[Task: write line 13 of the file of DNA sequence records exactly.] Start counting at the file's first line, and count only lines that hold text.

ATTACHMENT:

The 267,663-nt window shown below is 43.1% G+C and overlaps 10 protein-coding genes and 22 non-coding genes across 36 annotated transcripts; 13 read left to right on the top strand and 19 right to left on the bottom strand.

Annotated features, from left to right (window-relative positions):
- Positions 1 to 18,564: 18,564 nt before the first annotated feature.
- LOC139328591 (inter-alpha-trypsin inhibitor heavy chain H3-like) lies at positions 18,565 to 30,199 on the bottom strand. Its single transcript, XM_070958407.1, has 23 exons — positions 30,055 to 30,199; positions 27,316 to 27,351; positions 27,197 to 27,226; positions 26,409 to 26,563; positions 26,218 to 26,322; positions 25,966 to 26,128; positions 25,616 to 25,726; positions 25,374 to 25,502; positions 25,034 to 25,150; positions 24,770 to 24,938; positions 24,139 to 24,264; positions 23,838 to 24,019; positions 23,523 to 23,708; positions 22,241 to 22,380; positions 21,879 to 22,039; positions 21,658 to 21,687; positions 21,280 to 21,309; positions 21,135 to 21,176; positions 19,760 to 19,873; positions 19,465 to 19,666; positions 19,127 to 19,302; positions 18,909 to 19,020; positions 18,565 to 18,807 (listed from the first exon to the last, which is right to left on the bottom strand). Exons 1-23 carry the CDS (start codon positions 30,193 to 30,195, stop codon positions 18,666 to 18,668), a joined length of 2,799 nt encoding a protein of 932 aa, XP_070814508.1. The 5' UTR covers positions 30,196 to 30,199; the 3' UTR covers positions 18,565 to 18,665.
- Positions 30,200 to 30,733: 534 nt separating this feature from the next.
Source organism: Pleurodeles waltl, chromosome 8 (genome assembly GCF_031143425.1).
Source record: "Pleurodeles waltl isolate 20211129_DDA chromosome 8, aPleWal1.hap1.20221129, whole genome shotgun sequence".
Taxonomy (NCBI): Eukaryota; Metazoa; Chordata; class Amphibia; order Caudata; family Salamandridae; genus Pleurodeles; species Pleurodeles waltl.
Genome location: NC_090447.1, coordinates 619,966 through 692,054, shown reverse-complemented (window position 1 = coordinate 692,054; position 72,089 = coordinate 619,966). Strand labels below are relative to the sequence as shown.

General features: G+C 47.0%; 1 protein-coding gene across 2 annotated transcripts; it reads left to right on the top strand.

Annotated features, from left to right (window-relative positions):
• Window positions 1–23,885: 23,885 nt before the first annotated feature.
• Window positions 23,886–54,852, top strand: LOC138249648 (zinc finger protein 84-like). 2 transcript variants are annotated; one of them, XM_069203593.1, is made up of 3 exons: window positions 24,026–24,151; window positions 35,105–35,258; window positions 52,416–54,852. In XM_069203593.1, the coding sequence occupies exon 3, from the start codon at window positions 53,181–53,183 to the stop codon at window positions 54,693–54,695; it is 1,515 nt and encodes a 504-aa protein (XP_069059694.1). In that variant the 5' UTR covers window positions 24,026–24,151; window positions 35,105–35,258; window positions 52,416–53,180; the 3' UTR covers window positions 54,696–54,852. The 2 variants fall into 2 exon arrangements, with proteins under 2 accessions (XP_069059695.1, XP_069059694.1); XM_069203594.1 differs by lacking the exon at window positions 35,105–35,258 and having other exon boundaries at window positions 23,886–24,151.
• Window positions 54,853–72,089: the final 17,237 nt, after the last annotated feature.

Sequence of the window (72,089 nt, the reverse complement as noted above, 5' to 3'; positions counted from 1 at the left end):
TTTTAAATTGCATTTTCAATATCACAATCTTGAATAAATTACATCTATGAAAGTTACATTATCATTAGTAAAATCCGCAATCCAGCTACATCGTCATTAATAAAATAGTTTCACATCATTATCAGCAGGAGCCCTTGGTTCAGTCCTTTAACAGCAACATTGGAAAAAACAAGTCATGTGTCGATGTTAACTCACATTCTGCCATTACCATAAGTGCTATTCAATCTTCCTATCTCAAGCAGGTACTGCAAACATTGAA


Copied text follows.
• Window positions 23,886–54,852, top strand: LOC138249648 (zinc finger protein 84-like). 2 transcript variants are annotated; one of them, XM_069203593.1, is made up of 3 exons: window positions 24,026–24,151; window positions 35,105–35,258; window positions 52,416–54,852. In XM_069203593.1, the coding sequence occupies exon 3, from the start codon at window positions 53,181–53,183 to the stop codon at window positions 54,693–54,695; it is 1,515 nt and encodes a 504-aa protein (XP_069059694.1). In that variant the 5' UTR covers window positions 24,026–24,151; window positions 35,105–35,258; window positions 52,416–53,180; the 3' UTR covers window positions 54,696–54,852. The 2 variants fall into 2 exon arrangements, with proteins under 2 accessions (XP_069059695.1, XP_069059694.1); XM_069203594.1 differs by lacking the exon at window positions 35,105–35,258 and having other exon boundaries at window positions 23,886–24,151.